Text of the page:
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Ascites is an accumulation of (usually) noninflammatory fluid in peritoneal cavity. It is one of the consequences of liver cirrhosis. All the patients with ascites usually have liver cirrhosis (or other liver fibrosis) and portal hypertension.[1] The peritoneal cavity contains physiologically 150 ml of fluid[2] produced by mesothelial cells, larger volume is considered as ascites. 10 liters of fluid is no exception.

Pathophysiology[edit | edit source]

Formation of ascites is a mutifactorial process. There are several theories (several factors) about its formation:

  • sodium and water retention - is renal dysfunction (higher reabsorption of Natrium in renal tubules), it causes formation of swelling and ascites;
  • hypoalbuminemia with reduced plasma oncotic pressure can be a reason for migration of fluid from plasma to extravasal space and peritoneal cavity;
  • vasodilatation in splanchnic circulation - mediated by nitride oxide, it causes larger blood volume to splanchnic circulation;
  • portal hypertension - higher resistance in liver sinusoids supports migration of fluid to extravasal space in liver, their lymphatic veins can drain away only a part of this fluid;
  • baroreceptor-mediated stimulation of renin-angiotensin system and maybe more...[1]

Diagnostic and clinical features[edit | edit source]

Typical patient with hepatic failure: increased abdominal girth, caput medusae.
USG - Ascites, cirrhotic liver.
  • physical examination - increasing abdominal girth, percussion - undulation of fluid (fluid wave), "caput medusae" - dilated subcutaneous veins of abdomen, shortness of breath - because of elevation of the diaphragm, dyspepsia;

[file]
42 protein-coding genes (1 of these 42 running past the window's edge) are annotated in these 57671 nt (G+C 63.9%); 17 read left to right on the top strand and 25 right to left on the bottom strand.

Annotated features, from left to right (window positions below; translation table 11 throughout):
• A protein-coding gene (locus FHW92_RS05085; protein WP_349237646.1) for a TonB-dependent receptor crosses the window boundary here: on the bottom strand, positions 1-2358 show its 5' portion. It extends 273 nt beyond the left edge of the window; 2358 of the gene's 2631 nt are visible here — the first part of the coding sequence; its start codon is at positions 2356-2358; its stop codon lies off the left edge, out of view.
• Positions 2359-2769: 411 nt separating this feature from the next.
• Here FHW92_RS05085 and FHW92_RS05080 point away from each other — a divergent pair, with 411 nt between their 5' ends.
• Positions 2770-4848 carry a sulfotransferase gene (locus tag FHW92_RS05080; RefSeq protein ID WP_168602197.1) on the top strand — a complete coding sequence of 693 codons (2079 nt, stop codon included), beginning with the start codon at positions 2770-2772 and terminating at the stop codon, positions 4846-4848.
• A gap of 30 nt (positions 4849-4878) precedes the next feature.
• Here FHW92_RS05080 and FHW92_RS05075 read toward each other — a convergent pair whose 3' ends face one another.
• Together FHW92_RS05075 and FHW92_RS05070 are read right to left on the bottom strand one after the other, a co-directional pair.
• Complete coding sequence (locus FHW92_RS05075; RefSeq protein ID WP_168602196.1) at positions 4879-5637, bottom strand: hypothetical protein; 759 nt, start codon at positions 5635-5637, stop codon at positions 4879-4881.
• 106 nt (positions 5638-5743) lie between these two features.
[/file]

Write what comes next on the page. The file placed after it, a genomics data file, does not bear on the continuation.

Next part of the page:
• USG - is the most basic diagnostic method;
  • lab - signs of liver cirrhosis (elevation of AST and ALT, hypoalbuminemia, decrease of coagulation factors produced by liver, increase of INR), increase of Natrium.

Therapy[edit | edit source]

Conservative therapy[edit | edit source]

  • diet - salt restriction, < 3 g of salt per a day[2];
  • diuretics:
    • spirinolactone to 400 mg/day (natrium and water elimination)[2];
    • furosemid 160 mg/day (water elimination)[2];
  • nonselective β-blockers - propranolol, nadolol (portal hypertension therapy)[1].

Invasive therapy[edit | edit source]

Invasive therapy is for patients with refractory ascites.

  • paracentesis - usually 5 l of fluid or all the fluid (often paracenthesis is risk of infection)[2], 200 ml of fluid should be used for laboratory and hematological examination (exclusion of peritonitis...)[1];
  • TIPS - transjugular intrahepatic porosystemic shunt;
  • surgical portocaval shunt (but TIPS is prefered).

Other causes of ascites[edit | edit source]

Links[edit | edit source]

Related articles[edit | edit source]

References[edit | edit source]

  1. a b c d KASPER, Dennis L – FAUCI, Anthony S – LONGO, Dan L, et al. Harrison's principles of Internal Medicine. 16th edition. New York : McGraw-Hill Companies, Inc, 2005. 2607 pp. pp. 1892-1896. ISBN 0-07-139140-1.
  2. a b c d e ČEŠKA, Richard, et al. Interna. 1. edition. Prague : Triton, 2010. 855 pp. pp. 433-434. ISBN 978-80-7387-423-0.